“The failure to calculate the costs New Yorkers will pay for hydraulic fracturing is inexcusable. The costs to public health as cancer and immune disorder clusters spread, the costs of emergency response, the costs of loss of watershed, the costs of construction of frack waste disposal plants, air emissions clean—up, the value of the loss of historic tourism, agriculture, endangered and threatened species, fishing and hunting grounds are in fact staggering. The only reason hydraulic fracturing can be seriously considered is because the industry plans to drop these on the shoulders of New Yorkers. This cannot be tolerated,” said Nicole Dillingham, President Otsego 2000.
“New Yorkers keep telling Governor Cuomo and the DEC to do what it takes to safeguard air and water quality and public health from the impacts of dirty energy development; tens of thousands of comments should make them listen,” said Nadia Steinzor, Marcellus Regional Organizer for Earthworks. “Rather than fast-tracking regulations and ignoring critical issues in the SGEIS, they should seize this opportunity for New York to become a model of protection.”
According to Kate Hudson, Watershed Program Director, Riverkeeper, “DEC’s revised environmental review still fails to provide the facts and science necessary to show that fracking can be done safely and would be a net positive for the state’s economy and its upstate communities. DEC has admitted that its socioeconomic impact study is so flawed that it must be revised. There are good reasons to believe, based on the experiences of other states across the country, that fracking would do real and significant damage to New York’s environment, public health, community character, and even economy. Unless and until these concerns are fully addressed, fracking should not be allowed to move forward in New York.”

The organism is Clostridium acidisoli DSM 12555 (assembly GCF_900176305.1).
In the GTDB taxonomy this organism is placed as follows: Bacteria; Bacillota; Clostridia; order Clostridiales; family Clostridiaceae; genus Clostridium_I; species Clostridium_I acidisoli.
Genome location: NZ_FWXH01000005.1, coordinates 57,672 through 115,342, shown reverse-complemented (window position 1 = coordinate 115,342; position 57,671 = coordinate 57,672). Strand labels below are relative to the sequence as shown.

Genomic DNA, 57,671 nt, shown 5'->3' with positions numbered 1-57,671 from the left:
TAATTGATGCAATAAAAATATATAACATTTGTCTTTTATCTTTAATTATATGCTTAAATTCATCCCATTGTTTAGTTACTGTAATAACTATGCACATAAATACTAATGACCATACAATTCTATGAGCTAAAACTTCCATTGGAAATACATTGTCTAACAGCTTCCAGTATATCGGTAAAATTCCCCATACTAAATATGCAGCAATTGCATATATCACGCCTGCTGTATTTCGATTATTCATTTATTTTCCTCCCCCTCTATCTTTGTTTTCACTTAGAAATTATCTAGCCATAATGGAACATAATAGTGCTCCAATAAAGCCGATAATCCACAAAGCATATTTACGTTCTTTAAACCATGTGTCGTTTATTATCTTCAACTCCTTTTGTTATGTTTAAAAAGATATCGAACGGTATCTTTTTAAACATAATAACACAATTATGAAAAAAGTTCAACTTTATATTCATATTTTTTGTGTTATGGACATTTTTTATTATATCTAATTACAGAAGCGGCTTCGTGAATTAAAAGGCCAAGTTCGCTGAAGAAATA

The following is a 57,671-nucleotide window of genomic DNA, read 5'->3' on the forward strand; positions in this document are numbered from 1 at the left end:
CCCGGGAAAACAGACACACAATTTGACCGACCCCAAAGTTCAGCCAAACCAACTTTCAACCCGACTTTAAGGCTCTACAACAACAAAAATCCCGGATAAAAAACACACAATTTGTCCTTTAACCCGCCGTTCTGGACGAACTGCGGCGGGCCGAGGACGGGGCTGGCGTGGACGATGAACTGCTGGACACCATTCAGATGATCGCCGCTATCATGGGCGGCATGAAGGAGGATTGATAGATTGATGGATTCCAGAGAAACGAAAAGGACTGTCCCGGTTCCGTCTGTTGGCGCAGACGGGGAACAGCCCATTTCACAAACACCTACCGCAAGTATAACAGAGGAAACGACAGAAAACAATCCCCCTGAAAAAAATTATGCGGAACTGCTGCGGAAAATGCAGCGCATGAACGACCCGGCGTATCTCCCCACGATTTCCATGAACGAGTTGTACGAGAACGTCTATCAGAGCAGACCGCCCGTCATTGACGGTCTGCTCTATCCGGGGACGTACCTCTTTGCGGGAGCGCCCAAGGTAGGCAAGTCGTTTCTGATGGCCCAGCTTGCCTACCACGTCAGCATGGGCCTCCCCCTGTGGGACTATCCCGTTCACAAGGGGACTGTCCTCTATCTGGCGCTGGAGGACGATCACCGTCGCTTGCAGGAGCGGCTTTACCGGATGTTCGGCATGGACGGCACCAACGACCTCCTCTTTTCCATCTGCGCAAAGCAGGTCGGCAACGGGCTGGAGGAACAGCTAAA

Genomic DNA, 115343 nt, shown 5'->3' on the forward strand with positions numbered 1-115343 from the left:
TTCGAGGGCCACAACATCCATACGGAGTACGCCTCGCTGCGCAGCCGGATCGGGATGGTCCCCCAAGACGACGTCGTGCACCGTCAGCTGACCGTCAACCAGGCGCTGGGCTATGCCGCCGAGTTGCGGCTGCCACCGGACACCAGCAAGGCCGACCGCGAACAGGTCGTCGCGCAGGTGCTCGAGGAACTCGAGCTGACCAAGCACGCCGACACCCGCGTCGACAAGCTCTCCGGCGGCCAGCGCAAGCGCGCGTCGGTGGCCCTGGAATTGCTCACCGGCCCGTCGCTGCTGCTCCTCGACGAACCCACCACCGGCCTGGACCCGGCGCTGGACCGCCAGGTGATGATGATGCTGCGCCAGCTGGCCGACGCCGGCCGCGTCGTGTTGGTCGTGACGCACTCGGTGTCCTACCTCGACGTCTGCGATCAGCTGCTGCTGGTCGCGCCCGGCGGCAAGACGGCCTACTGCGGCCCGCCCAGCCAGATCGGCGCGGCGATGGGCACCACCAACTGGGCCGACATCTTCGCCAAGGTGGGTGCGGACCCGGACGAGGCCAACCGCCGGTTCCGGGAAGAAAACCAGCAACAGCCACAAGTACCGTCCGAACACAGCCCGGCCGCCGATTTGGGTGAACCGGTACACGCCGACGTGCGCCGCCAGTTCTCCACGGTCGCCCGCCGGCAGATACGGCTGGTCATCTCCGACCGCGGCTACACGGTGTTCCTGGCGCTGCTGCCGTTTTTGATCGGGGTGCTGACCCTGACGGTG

The Water Rangers, a partnership of environmental and community groups working to protect the state's waters and communities from the dangers of industrial gas drilling and fracking, identified the “Top 10” Flaws in the state’s fracking proposals, including the state’s failure to analyze health impacts, assess the costs related to fracking, or undertake a cumulative impact analysis. The groups contend that without a hard, unbiased look at the health impacts of fracking, its cumulative impacts and costs to our communities, and a real plan for treating and disposing of the hundreds of millions of gallons of hazardous wastewater likely to result, the Governor and State Legislature cannot responsibly allow industrial gas drilling in New York.
The New York Water Rangers campaign is supported by a network of organizations working to protect the rights and health of New Yorkers and one of our most precious environmental resources-water-from the dangers of irresponsible, poorly regulated, and under-inspected natural gas exploration and development. The campaign is supported by Catskill Mountainkeeper, Citizens Campaign for the Environment, Earthjustice, EARTHWORKS Oil & Gas Accountability Project, Environment New York, Fleased, Natural Resources Defense Council, Otsego 2000, and Riverkeeper.